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Jaime Danies / Senior Staff Photographer

Entering Columbia University, I knew that I would have to partake in the Core Curriculum. I did not realize that in addition to mandatory coursework and rigorous academics, I would frequently be required to offer my existence and knowledge as learning tools, let others challenge the fabric of my humanity, and allow my peers to use my emotional vulnerabilities for the greater sake of education and awareness. I am never thanked for my emotional expenditures, but I am always left feeling as if I’ve made a slight impact on my counterparts’ thinking and worldview, and by extension made the world a slightly better place. Thus, I am left with a conflict: Do I self-sacrifice for the greater good of our community, or prioritize my own well-being? Society chooses for me, and I am left as the instructor of an additional course titled "Free Black Emotional Labor."

I came into this realization after a barrage of emotionally draining, shocking, and racist interactions with those around me. I’ve heard the slur “n*gger” flee my white peer’s mouth not once, not twice, but three times. I consistently have had to defend my Black existence to my white counterparts. I have even had teachers attempt to invalidate my experiences as a Black woman, citing Oprah and Michelle Obama as examples to refute the subordination of Black women. On a daily basis, I deal with passive-aggressive and outright aggressive racism, while constantly being tokenized by my peers.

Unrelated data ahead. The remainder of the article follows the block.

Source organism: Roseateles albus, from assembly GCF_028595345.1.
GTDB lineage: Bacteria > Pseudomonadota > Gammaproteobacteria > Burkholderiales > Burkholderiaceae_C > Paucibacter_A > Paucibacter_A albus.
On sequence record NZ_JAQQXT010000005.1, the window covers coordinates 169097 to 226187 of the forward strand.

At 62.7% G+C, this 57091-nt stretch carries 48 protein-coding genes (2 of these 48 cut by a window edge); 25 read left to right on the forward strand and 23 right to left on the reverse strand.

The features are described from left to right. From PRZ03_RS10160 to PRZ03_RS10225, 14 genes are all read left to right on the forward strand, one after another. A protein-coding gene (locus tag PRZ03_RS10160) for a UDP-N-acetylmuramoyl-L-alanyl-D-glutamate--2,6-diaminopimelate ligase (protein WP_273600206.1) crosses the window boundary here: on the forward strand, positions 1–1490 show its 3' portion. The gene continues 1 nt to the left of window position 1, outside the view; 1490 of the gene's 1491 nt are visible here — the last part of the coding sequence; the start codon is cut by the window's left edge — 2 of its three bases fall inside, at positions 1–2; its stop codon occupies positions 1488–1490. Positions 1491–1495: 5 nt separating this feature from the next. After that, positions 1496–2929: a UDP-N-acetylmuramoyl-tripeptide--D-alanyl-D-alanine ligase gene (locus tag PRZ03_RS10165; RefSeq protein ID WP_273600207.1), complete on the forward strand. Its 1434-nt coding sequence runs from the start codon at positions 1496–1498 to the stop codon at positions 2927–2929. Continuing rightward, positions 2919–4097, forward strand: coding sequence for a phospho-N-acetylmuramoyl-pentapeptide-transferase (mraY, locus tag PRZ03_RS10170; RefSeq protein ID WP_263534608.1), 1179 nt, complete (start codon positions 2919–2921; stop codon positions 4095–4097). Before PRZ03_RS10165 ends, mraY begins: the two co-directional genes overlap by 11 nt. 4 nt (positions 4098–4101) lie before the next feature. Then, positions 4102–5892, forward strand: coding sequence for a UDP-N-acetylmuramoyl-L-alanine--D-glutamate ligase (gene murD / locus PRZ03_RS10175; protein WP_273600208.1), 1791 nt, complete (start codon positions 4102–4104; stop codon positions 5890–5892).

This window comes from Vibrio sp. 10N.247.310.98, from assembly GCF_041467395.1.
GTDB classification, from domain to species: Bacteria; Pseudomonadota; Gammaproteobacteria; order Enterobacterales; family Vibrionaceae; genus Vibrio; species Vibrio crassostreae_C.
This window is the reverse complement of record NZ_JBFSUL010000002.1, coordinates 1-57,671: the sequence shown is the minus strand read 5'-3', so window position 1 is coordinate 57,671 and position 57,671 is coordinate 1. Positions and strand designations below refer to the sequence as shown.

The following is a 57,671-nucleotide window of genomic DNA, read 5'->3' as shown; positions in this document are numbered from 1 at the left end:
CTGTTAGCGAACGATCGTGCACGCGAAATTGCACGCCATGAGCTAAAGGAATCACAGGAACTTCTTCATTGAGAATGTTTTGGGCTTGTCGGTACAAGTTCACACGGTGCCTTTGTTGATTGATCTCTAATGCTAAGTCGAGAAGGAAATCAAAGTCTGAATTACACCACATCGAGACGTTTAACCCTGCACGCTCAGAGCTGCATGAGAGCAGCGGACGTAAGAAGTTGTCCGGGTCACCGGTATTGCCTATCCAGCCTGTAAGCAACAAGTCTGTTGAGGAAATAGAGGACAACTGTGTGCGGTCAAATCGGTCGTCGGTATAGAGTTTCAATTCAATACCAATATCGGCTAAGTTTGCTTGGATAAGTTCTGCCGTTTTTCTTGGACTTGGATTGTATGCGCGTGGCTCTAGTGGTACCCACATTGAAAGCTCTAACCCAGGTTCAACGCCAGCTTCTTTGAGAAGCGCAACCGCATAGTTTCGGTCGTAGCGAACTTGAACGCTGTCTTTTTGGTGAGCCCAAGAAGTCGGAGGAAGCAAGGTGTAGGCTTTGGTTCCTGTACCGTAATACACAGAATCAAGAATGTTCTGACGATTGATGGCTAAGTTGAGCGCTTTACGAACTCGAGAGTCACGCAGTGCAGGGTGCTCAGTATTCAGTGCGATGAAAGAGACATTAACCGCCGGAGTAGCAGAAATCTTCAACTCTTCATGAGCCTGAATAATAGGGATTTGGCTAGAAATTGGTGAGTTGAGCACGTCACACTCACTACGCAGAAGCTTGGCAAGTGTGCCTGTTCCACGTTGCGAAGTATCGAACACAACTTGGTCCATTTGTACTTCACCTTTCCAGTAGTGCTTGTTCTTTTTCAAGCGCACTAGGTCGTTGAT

I have come to understand that on top of my current 18-credit course load, I may be forced to teach an extra class in my daily life. One in which I am constantly instructing my peers on my existence and recovering from racial trauma while avoiding a personal descent into complete Black rage—a form of anger, frustration, and disillusionment that stems from the historic racism derived from the Black experience. Not only is my course very popular, as it seems that almost every white person I interact with has taken interest in testing my Blackness and the limits of my personal strength, but I also spend more time explaining my existence, lecturing on Black identity and history, physically and mentally recovering from racist conversations and interactions, and trying to maintain a level-headed sense of sanity than I do on my course load.